I got a new cookbook for my recent birthday. If the truth be told, I bought it for myself. No guilt though; I’ll use it to guide me through the recipes to feed friends and family. Ripe: A Cook in the Orchard, by Nigel Slater is a big beautiful book with a strong emphasis on fresh grown, summer ripe fruit. What could be more wholesome??
The time the author takes to describe a particular fruit or berry fresh from his English garden is like reading poetry. He is truly in love with fruit. In the introduction he sets the tone for the book: “The last berries, apples, and plums, wet and almost rotting from the late sun and autumn rain, lend a mellow, alcoholic scent to the space, like the dregs of an abandoned glass of wine. The garden is falling asleep with an air of damp tobacco and wood smoke, but it still abundant too, with late blackberries, damsons, and a grapevine at breaking point.” Ahhh!
The author shares much of his early gardening experience, including the failures of too close plantings and pollination issues. His entertaining, over the top enthusiasm for his fruit garden and his humorous self deprecation of his gardening mishaps make for a fun read. His garden is small but it sounds like he’s learned how to use it to full advantage and I’m quite sure he loves every single piece of fruit he harvests and every square inch of ground on which it’s planted.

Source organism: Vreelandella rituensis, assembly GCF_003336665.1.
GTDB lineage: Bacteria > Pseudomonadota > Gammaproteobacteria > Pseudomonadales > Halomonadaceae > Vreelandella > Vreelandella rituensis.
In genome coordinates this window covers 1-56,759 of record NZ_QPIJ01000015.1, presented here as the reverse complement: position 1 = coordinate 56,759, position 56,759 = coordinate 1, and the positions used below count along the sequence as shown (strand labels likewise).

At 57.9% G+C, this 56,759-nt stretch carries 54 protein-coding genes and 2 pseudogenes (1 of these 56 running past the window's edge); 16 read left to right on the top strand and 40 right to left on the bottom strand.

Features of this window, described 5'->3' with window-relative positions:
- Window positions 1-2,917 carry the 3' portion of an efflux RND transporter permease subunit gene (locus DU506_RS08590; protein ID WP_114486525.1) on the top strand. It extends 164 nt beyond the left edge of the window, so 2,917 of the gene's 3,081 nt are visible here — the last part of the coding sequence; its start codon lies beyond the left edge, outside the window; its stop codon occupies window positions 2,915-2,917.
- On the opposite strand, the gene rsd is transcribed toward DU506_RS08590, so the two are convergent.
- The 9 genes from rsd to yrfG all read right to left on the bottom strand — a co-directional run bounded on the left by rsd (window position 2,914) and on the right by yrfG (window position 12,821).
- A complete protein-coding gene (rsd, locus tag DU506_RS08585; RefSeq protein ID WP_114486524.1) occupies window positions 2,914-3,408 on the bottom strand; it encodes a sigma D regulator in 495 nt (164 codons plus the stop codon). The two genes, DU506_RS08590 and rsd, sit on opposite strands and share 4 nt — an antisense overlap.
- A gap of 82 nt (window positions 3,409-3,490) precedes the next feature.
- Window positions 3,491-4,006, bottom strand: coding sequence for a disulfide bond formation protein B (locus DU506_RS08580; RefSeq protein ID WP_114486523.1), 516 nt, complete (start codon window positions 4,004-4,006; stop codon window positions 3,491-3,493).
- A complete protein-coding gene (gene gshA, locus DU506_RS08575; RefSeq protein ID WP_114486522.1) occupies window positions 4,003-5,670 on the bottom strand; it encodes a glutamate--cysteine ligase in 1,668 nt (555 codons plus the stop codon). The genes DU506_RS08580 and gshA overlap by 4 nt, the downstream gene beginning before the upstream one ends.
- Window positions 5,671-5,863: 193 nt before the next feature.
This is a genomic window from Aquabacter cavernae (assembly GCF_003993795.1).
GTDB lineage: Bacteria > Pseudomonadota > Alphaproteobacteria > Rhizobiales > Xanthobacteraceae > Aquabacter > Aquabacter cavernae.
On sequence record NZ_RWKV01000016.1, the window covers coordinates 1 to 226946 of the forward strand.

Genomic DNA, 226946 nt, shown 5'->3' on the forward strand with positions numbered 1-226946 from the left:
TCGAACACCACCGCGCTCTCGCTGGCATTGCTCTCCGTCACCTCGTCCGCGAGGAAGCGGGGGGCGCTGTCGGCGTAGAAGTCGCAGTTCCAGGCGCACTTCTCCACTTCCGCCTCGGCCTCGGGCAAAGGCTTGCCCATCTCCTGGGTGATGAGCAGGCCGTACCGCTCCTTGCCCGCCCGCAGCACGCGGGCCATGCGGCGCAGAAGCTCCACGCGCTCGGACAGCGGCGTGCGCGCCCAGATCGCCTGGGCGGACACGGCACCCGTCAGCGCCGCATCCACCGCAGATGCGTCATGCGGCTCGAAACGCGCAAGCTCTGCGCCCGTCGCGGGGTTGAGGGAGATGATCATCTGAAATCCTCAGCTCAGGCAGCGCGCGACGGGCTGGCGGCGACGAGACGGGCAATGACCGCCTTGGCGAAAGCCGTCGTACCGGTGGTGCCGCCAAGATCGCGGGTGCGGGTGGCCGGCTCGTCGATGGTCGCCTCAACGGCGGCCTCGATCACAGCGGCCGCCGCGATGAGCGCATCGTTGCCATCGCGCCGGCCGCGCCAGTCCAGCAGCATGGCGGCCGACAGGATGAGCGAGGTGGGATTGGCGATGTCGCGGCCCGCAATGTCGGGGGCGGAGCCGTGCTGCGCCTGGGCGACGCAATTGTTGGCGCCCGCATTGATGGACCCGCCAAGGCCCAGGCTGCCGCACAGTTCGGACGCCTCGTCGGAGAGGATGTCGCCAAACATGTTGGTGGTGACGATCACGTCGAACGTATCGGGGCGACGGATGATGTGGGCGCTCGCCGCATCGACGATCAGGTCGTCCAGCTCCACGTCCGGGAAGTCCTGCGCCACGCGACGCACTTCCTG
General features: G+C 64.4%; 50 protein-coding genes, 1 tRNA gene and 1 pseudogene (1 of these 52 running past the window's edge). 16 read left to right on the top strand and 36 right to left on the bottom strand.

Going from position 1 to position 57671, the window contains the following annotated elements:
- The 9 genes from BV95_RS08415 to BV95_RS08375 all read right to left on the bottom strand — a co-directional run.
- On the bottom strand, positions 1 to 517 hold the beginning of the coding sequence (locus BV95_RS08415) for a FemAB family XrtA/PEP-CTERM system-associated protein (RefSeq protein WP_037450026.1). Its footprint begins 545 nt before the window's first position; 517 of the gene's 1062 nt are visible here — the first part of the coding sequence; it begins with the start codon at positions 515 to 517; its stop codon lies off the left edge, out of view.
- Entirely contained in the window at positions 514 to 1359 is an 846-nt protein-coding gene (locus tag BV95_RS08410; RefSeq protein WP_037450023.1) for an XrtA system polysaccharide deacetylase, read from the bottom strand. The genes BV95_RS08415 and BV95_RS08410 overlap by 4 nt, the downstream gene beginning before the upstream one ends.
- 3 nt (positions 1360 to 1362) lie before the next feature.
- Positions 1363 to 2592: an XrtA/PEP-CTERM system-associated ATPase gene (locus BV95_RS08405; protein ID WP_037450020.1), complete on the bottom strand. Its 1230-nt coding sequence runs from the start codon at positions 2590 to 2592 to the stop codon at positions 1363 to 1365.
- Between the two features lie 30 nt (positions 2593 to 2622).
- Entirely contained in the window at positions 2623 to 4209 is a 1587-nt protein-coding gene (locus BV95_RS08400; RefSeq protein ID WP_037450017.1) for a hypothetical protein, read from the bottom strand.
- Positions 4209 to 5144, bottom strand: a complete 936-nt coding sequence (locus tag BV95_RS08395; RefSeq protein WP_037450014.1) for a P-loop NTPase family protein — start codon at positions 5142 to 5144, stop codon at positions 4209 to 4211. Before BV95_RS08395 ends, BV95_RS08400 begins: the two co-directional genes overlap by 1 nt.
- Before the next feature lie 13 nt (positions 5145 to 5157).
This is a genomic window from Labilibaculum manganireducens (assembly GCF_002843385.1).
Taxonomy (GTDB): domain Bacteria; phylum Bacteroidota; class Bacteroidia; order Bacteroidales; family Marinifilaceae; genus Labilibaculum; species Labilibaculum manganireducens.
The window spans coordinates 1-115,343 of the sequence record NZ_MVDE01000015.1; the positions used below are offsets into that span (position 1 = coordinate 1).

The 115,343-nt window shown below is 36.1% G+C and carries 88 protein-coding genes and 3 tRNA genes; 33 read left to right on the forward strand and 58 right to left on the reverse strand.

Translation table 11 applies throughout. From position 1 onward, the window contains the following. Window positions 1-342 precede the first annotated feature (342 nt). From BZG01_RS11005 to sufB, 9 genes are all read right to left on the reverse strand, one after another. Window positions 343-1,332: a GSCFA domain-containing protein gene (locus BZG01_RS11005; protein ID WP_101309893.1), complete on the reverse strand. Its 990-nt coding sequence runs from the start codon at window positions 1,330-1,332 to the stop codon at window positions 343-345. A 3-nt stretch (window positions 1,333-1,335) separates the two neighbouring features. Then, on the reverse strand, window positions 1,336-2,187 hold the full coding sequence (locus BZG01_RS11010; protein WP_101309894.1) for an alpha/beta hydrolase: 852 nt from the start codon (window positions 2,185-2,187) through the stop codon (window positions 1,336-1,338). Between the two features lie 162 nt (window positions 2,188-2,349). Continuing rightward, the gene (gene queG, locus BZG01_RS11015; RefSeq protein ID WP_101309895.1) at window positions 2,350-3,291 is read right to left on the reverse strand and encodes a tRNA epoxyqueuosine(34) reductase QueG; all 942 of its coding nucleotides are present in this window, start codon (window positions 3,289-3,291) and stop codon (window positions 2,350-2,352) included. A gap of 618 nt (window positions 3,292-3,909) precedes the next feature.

This photograph reflects the same colors as the needlepoint I’ve been working on.
It’s fun to read of his beautiful garden and then pick out favorite recipes to count on this fall. It makes gardening all the more worthwhile when you know what you plan on doing with your bounty. There are some less typical recipes like a casserole of apple and rabbit or rollmop herrings with beet and apple, but then I turn the page for mouth-watering suggestions like little fig and blackberry pies. I’m anxious to work my way through this delicious book, earmarking particular recipes for the ripened fruit from my garden and the farmers market. If you want to fall in love with fruit, consider giving yourself the gift of Ripe as an addition to your cookbook shelf.